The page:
Hillary Clinton is the Democrats’ greatest weakness going into 2016 — but she is also the party’s greatest strength. From Whitewater to Emailgate to Benghazi, the soon-to-be-coronated Democratic nominee has a record far from clean, but each scandal seems to bounce off her, leaving her unscathed. Her 11-hour long testimony on Benghazi, for example, only boosted her poll numbers, giving her a symbolic win over congressional Republicans.
Clinton’s baggage is merely the most recent in a long line of presidential scandals. Fortunately for Democrats next year, presidential-scandal politics almost never pays off for the opposing party. Presidents — and their successors — tend to get reelected, rather than ousted, even after some of the largest scandals in American history.
The one glaring exception to this rule — Watergate — happens to have launched Hillary Rodham’s political career. By investigating President Richard Nixon, she learned how to engage in secretive power politics from the best, and developed a talent for brushing off scandals.
Scandal Politics — Why History Favors Clinton
“Six months after the Abu Ghraib torture revelations surfaced, President George W. Bush won re-election with a larger popular vote share than in his first race,” writes RealClearPolitics author Bill Scher. He also notes Bill Clinton’s re-election in 1996, which followed the Whitewater, Travelgate, and Filegate scandals. Clinton received a larger popular vote count in 1996 than in 1992 (although, like Bush in 2000, he did not win a majority).
After news of the Monica Lewinsky affair broke, and it became clear President Clinton had lied under oath, congressional Republicans famously fought for impeachment. The House of Representatives did impeach Clinton, but at tremendous cost. “House Republicans’ headlong pursuit of impeachment led to Democratic gains in the 1998 midterms, precipitating the fall of Speaker Newt Gingrich,” Scher recalls.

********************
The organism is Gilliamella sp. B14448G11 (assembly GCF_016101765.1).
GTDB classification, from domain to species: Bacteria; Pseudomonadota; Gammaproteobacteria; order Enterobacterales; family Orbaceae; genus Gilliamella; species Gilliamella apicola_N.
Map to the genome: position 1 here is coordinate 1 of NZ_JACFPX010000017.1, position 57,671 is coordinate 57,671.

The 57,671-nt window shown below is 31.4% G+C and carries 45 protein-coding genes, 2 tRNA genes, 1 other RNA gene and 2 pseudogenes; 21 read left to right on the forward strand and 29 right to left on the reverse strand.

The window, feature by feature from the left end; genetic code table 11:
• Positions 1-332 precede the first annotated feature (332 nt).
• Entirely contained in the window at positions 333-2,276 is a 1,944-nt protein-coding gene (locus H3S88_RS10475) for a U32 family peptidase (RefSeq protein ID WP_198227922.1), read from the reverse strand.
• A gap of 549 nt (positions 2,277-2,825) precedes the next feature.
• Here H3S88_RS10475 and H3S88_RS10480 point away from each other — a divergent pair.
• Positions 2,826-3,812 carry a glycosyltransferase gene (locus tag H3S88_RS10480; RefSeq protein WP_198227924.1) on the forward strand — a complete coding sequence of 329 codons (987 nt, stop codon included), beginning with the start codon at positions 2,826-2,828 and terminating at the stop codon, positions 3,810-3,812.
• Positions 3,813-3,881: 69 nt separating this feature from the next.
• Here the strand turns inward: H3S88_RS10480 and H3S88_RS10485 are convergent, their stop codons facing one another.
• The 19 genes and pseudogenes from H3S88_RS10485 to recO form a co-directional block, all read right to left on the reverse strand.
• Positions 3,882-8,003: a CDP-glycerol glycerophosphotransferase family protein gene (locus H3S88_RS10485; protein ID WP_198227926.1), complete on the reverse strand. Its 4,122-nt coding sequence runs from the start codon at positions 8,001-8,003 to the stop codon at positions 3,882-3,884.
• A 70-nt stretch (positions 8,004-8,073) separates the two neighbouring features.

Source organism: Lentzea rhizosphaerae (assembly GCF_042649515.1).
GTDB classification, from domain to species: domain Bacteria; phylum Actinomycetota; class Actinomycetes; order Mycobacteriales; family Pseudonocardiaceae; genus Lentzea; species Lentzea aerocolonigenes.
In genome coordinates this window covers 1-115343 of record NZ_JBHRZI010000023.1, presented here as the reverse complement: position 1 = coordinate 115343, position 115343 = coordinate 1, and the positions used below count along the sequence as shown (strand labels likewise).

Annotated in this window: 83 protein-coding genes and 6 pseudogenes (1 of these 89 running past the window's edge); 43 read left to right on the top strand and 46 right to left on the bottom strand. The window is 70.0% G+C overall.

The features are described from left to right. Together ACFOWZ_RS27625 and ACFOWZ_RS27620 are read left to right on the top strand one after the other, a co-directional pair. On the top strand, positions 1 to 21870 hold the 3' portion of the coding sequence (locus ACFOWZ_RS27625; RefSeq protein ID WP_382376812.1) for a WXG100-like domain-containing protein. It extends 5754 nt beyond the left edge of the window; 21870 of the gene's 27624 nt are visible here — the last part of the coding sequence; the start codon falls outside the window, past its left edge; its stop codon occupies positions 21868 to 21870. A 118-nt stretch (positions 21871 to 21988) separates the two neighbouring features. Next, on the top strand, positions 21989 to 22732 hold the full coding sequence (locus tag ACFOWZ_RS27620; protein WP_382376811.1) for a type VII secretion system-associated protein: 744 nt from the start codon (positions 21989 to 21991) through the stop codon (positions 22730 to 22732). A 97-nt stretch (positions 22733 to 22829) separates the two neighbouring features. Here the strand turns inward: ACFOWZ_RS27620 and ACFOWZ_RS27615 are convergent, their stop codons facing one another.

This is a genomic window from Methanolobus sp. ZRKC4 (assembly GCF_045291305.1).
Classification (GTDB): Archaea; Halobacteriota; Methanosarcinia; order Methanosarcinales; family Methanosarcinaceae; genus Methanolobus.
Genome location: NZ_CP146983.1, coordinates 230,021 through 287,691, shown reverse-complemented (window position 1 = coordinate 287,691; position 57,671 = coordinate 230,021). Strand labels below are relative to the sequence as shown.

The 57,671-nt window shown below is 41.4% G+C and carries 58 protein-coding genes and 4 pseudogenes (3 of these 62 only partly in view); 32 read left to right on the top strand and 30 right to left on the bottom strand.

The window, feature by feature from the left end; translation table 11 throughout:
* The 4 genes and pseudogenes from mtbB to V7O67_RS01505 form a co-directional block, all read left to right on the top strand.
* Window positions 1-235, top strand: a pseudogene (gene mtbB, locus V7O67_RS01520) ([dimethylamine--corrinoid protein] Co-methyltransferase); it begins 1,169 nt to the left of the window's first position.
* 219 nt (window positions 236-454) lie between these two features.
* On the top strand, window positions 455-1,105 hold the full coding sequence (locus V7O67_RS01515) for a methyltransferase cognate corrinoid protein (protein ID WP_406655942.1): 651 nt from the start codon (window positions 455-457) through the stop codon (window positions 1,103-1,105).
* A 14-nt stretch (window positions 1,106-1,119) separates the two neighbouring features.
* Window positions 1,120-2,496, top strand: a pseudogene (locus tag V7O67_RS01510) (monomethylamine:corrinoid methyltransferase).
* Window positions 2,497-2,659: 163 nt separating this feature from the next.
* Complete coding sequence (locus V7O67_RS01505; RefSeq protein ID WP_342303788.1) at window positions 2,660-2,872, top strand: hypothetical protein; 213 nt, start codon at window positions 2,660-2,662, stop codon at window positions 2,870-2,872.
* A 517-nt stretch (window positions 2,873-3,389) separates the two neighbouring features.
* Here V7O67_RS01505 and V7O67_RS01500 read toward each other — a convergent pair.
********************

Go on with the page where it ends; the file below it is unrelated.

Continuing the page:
Similarly, President Ronald Reagan won an undisputed landslide — 49 states and 58 percent of the popular vote — in 1984, despite first-term cabinet member scandals and a “sleaze factor” attack by Democrats. While the Iran-contra scandal arguably hurt Reagan’s successor — George H. W. Bush — in 1992, by that time Reagan had already left office with high popularity and approval ratings — securing the presidency for an extra four years.
The weakness of presidential-scandal politics traces back even further, however. The Teapot Dome scandal from President Warren G. Harding’s administration ranks third on many lists of “Top U.S. Political Scandals,” often right behind Watergate and Lewinsky.
Then-Secretary of the Interior Albert B. Fall sold the right to the Teapot Dome reserve in Wyoming to the highest bidder — Mammoth Oil Company — pocketing numerous bribes. Harding died just prior to the scandal breaking, but the stigma of scandal has plagued the memory of his presidency ever since, despite the fact he turned around a recession (1919-1920) worse than the one that precipitated the Great Depression (1929-1930).
Harding’s successor, Calvin Coolidge, should have lost the 1924 election — not just due to the scandal. A Republican senator from Wisconsin ran for president in the new Progressive party, and Democrats hoped this would win them the presidency, as a Republican split had done in 1912 (and as Ross Perot did in 1992 and 1996). Following the death of his younger son Calvin, President Coolidge became withdrawn and ran a subdued campaign. Despite scandal and these other problems, Coolidge won 35 out of 48 states and 54 percent of the vote.
In the wake of this history, Barack Obama’s re-election in 2012, despite the Fast & Furious, Solyndra, and Benghazi scandals, proves much less surprising. The president’s worst scandals — the IRS targeting of conservative groups, the VA scandal, the AP scandal, the Obamacare rollout — came in his second term. Obama’s drop in the popular vote and loss of a few states from 2008 may be more telling, but if the scandals had any effect, it was limited to the margins.
What About Watergate?
If scandals have exerted little impact on presidential elections, why does the opposing party leap at the chance to investigate a sitting president and his administration? One word — Watergate.
In June 1972, five men were arrested for breaking into the Democratic National Committee headquarters at the Watergate office complex in Washington, D.C. Further investigation revealed their connection to the Nixon administration. When President Nixon attempted to cover up the connection, congressional probes discovered a vast swath of abuses of power, leading ultimately to Nixon’s resignation and the indictment of 69 people, 48 of whom were incarcerated.